Chennavasin: The most exciting thing to me about VR and how it’s evolving, as a former game dev, is input. When Oculus first shipped it was just a game pad, and that’s not the right input for VR. The Vive wands were a good first step, and then Oculus showed off Touch. Now Steam has their own prototype of what a hand presence controller is going to look like. We’re going to see improvements there, and not just with the hands, but with voice and all these other ways we interact with the real world. Those are going to become much more important for VR experiences. Understanding how that evolves is very important when it comes to predicting what VR games will be like.

GB: The Qualcomm demo here uses Leap Motion, so it recognizes your hand and finger gestures.

Question: What can you say about ads in VR? What can advertising do for VR, if that turns out to be your focus?

Castle: There’s two ways of looking at it. In general, ads are great for scale businesses looking for another way to monetize. But we can’t think about that right now. We have to show that if you make a movie or make a game, customers are willing to pay for it. You can’t use ads to shortcut that process, or you’ll end up with a lot of false positives.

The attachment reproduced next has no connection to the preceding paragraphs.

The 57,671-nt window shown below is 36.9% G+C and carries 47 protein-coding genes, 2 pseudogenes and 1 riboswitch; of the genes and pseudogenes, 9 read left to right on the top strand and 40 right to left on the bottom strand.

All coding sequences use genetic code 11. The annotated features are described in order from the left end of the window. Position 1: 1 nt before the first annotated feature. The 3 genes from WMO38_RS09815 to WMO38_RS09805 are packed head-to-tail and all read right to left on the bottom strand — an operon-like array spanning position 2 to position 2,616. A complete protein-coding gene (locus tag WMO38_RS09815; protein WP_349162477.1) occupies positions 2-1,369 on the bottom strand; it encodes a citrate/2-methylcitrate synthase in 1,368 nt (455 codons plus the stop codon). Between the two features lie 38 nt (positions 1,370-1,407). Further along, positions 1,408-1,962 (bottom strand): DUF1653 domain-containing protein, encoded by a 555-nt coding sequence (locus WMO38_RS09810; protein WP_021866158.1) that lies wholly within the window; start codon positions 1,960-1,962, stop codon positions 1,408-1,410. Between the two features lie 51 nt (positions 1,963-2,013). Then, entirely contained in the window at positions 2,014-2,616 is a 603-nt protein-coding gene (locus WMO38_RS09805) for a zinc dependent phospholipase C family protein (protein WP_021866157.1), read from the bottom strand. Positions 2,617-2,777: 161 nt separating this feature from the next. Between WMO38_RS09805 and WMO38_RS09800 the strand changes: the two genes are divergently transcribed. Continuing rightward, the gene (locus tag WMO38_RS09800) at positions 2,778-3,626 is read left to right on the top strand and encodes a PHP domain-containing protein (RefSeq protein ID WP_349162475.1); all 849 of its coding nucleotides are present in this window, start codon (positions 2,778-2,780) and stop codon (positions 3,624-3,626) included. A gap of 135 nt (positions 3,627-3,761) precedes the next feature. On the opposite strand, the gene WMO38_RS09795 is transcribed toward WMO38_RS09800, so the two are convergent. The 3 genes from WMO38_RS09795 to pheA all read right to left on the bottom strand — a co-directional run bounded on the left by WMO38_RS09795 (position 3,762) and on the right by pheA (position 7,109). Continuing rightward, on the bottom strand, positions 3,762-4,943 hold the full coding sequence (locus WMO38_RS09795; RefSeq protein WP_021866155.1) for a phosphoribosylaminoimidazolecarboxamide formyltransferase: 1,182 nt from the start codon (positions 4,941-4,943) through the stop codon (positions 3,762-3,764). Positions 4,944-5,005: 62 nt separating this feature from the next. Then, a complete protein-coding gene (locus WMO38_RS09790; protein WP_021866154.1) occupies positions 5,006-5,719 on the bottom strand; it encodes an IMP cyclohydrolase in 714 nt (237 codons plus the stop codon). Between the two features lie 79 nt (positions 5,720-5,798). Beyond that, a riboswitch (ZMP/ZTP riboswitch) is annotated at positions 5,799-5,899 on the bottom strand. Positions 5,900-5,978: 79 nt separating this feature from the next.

Question: One way to think about ads is to think about sponsorships. Plenty of tech companies are involved in VR and willing to sponsor content and events. That can be a way to help fund your projects.

Question: I’ve worked on a platform called Skyview, a collaborative virtual place-builder. We’ve found that online retailers want to get their customers exposed to VR as a promotional tool. They want to improve their profile as far as being high-tech. We’ve worked with online furniture retailers to get their products in our platform.

Question: What can you say about the fragmentation issue in VR? We have Gear VR, Cardboard, Oculus, Vive, and all these other platforms and devices. Do you see that fragmentation going away any time soon? Will there be a convergence of some kind?

Qualcomm's VR headset prototype at GDC 2017.

Above: Qualcomm’s VR headset prototype at GDC 2017.

Image Credit: Dean Takahashi

Castle: Fragmentation can actually be a very good thing right now. We’re in an experimentation phase, just like the early days of mobile phones. All these companies are spending a ton of money testing all these new hardware ideas and giving developers as many options as possible.

As a developer, if you’re asking where to focus, the first thing to consider is who’s giving you money. If you can get money from a platform holder, go for that. If you can’t, then look at where users are spending. Start with Steam. Build something for high-end VR, that you think is going to make a difference and stand out. That’s a good place to start.